Lancaster University EMP Facilities

The main instruments and support to be made available are:

  • Fridge#2.This has been refurbished several times since its construction in the late 1970's. Early experiments on this machine included the study of transport properties in 3He/4He solutions and measurements of nuclear spin-lattice relaxation in copper down to 7mK. The fridge has been used in many pioneering experiments on ballistic quasiparticles in superfluid 3He, including various Andreev scattering processes and the development of "black body radiator" techniques. It produced the first 100 mK superfluid 3He NMR experiments and the discovery of the long-lived NMR persistent precessing spin domain. This refrigerator has a custom shaped magnetic field facility which have been used to control the first-order phase transition between the A and B phases of superfluid 3He. Studies have included nucleation properties and the dynamics of the A-B interface. The interface has also been used to simulate the interaction of cosmological m-branes formed in the early Universe.
     
  • Fridge#4.Based on a 2.7 mK dilution refrigerator, this small machine routinely cools superfluid 3He to ~100 μK, using Lancaster-style copper nuclear cooling stages. It was used to make the first bolometric particle detection experiments in superfluid 3He-B. Recent experiments have focused on quantum turbulence, including the first direct measurement of Andreev reflection from vortices and the first direct measurements of the energy released by decaying turbulence. A new type of cooling under development based on the nuclear cooling of solid 3He layers coating silica aerogel strands will open up a new regime of superfluid 3He studies at extremely low temperatures where thermal excitations are almost completely absent.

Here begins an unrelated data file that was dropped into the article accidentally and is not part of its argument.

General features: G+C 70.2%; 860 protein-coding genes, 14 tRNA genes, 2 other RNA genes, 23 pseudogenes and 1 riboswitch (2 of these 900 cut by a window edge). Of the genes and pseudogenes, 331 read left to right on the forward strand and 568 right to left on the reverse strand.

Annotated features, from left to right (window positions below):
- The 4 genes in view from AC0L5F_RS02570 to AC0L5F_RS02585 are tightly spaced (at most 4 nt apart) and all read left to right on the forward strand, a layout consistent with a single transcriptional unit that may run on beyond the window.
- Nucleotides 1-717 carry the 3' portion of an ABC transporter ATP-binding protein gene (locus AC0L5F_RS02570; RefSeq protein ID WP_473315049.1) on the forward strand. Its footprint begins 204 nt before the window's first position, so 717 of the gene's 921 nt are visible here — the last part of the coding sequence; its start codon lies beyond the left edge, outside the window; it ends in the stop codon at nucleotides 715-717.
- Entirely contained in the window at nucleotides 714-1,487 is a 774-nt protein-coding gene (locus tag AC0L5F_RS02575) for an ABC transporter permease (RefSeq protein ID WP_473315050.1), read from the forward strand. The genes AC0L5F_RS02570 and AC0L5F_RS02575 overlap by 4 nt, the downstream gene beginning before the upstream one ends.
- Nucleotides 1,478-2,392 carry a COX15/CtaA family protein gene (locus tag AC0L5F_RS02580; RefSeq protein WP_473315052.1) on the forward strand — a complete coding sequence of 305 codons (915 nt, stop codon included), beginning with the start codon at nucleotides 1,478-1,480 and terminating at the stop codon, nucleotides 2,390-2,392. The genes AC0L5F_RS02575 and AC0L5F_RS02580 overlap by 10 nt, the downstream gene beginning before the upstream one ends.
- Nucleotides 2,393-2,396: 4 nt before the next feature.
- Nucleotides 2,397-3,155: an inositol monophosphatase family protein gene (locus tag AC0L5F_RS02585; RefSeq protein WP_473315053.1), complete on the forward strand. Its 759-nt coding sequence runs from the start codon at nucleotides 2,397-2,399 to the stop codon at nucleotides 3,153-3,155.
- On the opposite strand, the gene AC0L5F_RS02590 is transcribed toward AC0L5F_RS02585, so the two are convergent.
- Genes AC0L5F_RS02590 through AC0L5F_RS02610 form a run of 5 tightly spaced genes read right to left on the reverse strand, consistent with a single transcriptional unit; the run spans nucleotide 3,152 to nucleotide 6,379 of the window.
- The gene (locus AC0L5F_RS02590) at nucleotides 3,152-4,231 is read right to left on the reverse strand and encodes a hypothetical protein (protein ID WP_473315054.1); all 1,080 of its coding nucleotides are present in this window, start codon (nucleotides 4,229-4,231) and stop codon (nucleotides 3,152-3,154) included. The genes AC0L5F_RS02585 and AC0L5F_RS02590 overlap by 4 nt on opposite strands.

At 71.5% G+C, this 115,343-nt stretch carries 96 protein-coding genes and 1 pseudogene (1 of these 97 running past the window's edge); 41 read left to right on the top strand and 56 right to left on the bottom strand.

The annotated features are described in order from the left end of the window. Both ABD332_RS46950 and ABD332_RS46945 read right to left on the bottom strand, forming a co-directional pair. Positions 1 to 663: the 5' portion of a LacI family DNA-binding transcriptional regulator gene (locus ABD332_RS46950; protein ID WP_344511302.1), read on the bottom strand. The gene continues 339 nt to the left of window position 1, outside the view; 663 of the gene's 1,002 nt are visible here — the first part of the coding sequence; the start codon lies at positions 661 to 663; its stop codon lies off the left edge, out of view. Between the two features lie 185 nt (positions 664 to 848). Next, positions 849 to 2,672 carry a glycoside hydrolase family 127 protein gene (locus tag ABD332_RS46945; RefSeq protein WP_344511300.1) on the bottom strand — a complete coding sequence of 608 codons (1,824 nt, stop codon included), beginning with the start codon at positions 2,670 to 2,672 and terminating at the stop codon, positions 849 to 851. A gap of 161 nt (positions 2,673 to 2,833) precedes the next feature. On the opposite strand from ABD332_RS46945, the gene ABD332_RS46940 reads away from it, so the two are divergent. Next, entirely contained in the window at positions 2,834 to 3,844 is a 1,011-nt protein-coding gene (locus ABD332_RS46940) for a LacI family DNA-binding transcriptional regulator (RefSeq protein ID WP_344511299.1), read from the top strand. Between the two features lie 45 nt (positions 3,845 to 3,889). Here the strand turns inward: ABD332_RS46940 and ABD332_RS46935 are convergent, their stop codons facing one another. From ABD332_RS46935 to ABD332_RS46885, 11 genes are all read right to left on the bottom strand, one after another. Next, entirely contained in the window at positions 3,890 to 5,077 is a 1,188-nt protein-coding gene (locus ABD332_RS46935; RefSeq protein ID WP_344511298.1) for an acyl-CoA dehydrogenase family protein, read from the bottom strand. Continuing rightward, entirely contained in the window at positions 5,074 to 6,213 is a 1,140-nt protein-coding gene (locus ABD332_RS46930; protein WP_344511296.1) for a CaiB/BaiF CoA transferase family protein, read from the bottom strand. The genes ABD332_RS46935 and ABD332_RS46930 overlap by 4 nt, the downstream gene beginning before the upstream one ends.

• Fridge#5.This cryostat is our most advanced fully-functional nuclear cooling facility. The dilution refrigerator cools to a record-low 1.75 mK. The machine has achieved lattice temperatures in copper of ~5 mK. Using Lancaster-style nuclear cooling stages, it cools superfluid 3He to record low temperatures below 100 mK. It has been used for various measurements on dirty superfluid 3He in aerogel, including the low temperature phase diagram, gapless superfluid properties and textures. In this machine quantum turbulence in superfluid 3He-B was first discovered. Recent work uses an array of quasiparticle detectors to make real-time images of quasiparticles beams and quantum turbulence generated from a vibrating wire. It has also been used for low temperature studies of solid 4He and spin ice materials. This machine has a very large experimental region and a large number of electrical leads to allow many parallel experiments on different samples and devices.
     
  • Fridge#6.Currently being commissioned, this is the newest of the Lancaster custom made dilution refrigerators. It is expected to achieve a base temperature below 2 mK. The machine will ultimately include a double demagnetization platform to enable access to sub-millikelvin temperature measurements on quantum structures.